News ID: 239987
Published: 0842 GMT March 09, 2019

Northern Ireland’s schools 'face difficult decisions' to stay in budget

Northern Ireland’s schools 'face difficult decisions' to stay in budget

Northern Ireland’s schools have been told they face making ‘difficult decisions’ to stay within budget in 2019-20.

The warning comes in a letter from the finance director at the Department of Education (DE), Gary Fair, BBC wrote.

Fair also wrote that education faced a ‘challenging’ outcome from the Northern Ireland budget.

However, he said there would be an extra £7.25 million for the Aggregated Schools Budget (ASB) in 2019-20.

That is a 0.6-percent rise on the £1.167-billion funding to schools in 2018-19.

Schools will also receive an additional £54.6 million specifically to pay for an increase in public sector pension costs — including teachers — which is to take effect on April 1.


Maintaining funding


The ASB is the money that goes directly to more than 1,000 schools funded by the department.

The money a school receives each year is based on a number of factors, including the number of pupils it has, the number of pupils with additional needs and the size of the school buildings.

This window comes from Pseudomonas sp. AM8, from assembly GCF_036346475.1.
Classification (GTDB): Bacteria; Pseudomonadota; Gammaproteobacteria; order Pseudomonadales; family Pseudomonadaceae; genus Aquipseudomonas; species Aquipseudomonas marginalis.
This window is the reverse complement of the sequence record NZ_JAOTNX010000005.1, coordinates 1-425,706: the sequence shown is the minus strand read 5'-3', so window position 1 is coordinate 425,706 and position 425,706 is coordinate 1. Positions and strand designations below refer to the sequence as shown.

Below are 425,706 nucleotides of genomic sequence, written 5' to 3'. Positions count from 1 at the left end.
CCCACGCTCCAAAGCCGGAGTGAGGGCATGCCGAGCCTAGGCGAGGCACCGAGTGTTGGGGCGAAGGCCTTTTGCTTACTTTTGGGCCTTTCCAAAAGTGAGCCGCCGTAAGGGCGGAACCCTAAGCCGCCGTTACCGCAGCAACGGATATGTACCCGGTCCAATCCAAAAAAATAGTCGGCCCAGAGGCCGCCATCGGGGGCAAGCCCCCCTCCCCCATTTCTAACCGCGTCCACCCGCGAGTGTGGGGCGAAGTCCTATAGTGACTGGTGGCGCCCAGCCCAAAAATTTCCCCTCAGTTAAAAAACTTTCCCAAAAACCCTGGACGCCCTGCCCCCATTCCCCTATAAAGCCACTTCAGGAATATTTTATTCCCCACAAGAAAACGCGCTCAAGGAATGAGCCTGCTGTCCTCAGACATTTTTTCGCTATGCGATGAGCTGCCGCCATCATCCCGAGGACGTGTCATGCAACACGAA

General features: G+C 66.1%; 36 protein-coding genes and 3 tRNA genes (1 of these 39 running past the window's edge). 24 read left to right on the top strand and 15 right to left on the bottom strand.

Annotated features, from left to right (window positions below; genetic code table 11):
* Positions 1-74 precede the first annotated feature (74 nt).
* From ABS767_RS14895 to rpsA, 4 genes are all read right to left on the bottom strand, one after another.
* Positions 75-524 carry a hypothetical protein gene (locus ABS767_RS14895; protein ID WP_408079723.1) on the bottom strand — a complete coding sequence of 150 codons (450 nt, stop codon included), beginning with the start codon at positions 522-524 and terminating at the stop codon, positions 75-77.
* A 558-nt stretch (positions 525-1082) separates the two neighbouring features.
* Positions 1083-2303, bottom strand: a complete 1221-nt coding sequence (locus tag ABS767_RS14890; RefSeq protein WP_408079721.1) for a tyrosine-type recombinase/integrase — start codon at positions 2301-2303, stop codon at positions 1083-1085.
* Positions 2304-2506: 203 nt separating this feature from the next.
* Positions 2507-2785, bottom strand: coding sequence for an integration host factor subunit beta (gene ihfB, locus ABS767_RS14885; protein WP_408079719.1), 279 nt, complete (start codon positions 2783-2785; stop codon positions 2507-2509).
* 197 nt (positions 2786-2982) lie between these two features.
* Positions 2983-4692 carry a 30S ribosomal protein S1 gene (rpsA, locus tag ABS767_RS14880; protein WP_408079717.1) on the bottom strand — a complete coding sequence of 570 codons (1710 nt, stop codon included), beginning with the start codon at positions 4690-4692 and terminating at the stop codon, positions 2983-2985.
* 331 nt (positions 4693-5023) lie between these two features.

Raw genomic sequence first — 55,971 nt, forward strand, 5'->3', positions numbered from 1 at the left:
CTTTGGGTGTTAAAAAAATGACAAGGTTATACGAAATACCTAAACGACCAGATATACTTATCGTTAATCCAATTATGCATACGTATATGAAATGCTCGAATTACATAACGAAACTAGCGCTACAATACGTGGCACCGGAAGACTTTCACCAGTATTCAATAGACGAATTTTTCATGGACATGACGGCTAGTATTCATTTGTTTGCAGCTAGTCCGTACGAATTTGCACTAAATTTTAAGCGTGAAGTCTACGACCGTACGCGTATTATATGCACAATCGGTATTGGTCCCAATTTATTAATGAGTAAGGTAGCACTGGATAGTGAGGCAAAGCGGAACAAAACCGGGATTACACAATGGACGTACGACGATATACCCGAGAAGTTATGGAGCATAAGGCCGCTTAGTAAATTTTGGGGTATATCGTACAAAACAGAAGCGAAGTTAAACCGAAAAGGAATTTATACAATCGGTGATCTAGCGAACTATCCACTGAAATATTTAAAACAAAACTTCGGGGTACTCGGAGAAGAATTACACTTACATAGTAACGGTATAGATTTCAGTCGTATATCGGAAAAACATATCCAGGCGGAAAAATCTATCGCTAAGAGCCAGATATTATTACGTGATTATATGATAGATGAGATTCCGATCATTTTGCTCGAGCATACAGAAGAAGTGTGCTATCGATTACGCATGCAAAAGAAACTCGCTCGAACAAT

About 80 percent to 90 percent of a school's funding is normally used to pay staffing costs, including teachers and classroom assistants.

Fair said that the department would be able to maintain the amount of funding schools received per pupil at current levels.

That follows reductions in recent years.

Schools have also had their individual financial allocations for 2019-20 confirmed.


'Do not underestimate challenges'


"It is essential that all school budgets are managed on the assumption that there will be no further in-year allocations from the department during the 2019-20 financial year," Fair wrote.

"I fully appreciate the difficulties that this budget outcome will mean for schools and I do not underestimate the challenges ahead."

The Northern Ireland Audit Office has previously said the aggregated schools budget had decreased by 10.4 percent in real terms since 2012-13.

The Education Authority has also said that almost half of Northern Ireland's schools will be in deficit this year.


Resource: BBC
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